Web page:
Shipment company

Shipment of fake weapons to Solomon Islands shakes locals amid ‘climate of insecurity’

The ambiguous wording of the draft security agreement has raised questions about whether further unrest could give China a pretext to step up operations in the Solomons.

“Discomfort and insecurity”

Matthew Wale, the leader of the opposition party in Solomon Islands’ parliament, told The New York Times he feared the “very broad, sweeping and vague” deal could be used for anything.

Dr Anna Powles, a Pacific expert at Massey University in New Zealand, said the lack of transparency around the shipment of fake firearms pointed to the natural conclusion that police were “training with replica guns. ‘weapons to perfect the true version’.

She added: “The leak of the draft security co-operation agreement is occurring amid considerable unease and insecurity.”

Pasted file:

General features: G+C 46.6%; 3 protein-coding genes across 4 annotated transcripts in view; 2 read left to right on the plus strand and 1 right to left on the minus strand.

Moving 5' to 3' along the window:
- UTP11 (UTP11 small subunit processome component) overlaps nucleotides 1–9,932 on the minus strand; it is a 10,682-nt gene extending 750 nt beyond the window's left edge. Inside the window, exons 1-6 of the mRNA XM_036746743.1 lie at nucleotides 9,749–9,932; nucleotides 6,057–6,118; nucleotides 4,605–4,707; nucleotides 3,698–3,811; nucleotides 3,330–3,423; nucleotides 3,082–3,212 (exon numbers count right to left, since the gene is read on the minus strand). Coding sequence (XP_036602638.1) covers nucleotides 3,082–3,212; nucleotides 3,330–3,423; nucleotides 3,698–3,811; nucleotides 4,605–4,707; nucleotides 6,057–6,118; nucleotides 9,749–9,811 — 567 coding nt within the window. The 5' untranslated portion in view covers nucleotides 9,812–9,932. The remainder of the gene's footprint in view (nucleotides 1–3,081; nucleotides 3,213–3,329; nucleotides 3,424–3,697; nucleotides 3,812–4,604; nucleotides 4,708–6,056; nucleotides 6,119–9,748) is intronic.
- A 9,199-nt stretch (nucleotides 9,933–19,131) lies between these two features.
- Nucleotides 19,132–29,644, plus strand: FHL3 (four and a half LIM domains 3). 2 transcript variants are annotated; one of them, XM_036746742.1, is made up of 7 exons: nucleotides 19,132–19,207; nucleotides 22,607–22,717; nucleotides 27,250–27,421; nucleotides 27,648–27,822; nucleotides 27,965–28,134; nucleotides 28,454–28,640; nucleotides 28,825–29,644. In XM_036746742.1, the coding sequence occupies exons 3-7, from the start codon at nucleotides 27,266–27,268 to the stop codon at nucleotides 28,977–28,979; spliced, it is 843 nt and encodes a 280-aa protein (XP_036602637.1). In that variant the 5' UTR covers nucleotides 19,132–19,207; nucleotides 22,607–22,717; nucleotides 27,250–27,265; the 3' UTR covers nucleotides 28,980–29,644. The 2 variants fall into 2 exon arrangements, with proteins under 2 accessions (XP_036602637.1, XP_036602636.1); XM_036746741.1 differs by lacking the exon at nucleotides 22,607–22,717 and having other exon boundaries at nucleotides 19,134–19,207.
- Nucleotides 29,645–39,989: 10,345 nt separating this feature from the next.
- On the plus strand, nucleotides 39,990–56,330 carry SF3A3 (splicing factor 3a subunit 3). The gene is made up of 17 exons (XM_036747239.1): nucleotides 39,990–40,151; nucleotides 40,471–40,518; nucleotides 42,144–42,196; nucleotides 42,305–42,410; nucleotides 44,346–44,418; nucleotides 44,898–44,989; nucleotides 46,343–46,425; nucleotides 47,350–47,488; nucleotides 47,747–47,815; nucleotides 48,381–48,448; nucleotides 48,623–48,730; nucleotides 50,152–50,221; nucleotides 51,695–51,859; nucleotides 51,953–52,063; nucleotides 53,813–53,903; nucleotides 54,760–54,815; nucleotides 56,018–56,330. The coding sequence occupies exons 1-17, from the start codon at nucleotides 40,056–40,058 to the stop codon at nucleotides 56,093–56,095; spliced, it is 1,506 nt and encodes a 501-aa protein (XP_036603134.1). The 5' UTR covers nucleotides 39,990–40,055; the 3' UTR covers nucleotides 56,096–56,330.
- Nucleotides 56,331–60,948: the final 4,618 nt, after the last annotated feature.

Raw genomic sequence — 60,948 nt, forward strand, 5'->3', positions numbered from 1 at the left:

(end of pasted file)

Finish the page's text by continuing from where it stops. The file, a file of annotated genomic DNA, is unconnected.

Dr Powles predicted heated debate over the proposed arrangement and national and regional pressure to water it down, but said: ‘If it comes into force in its current form it will be an absolute game-changer. It has the potential to degrade and disrupt security in the Pacific Islands region.

New Zealand and Australia, traditionally the Solomons’ main security partner, issued statements on Friday opposing the proposed deal with Beijing. Both are wary of any measure that could allow China to cut off key supply lines to Asia and the Pacific in the event of a conflict.

Dr Euan Graham, of the International Institute for Strategic Studies in Singapore, said the leak confirmed the suspicions “China has serious intentions of gaining military access to the South Pacific, via some sort of arrangement that allows logistical support for PLA ships, aircraft and military personnel.”

Prime Minister Manasseh Sogavare’s government appears to be “trying to play Canberra against Beijing in order to maximize its material benefits”, he said. “It’s a dangerous game for small island states.”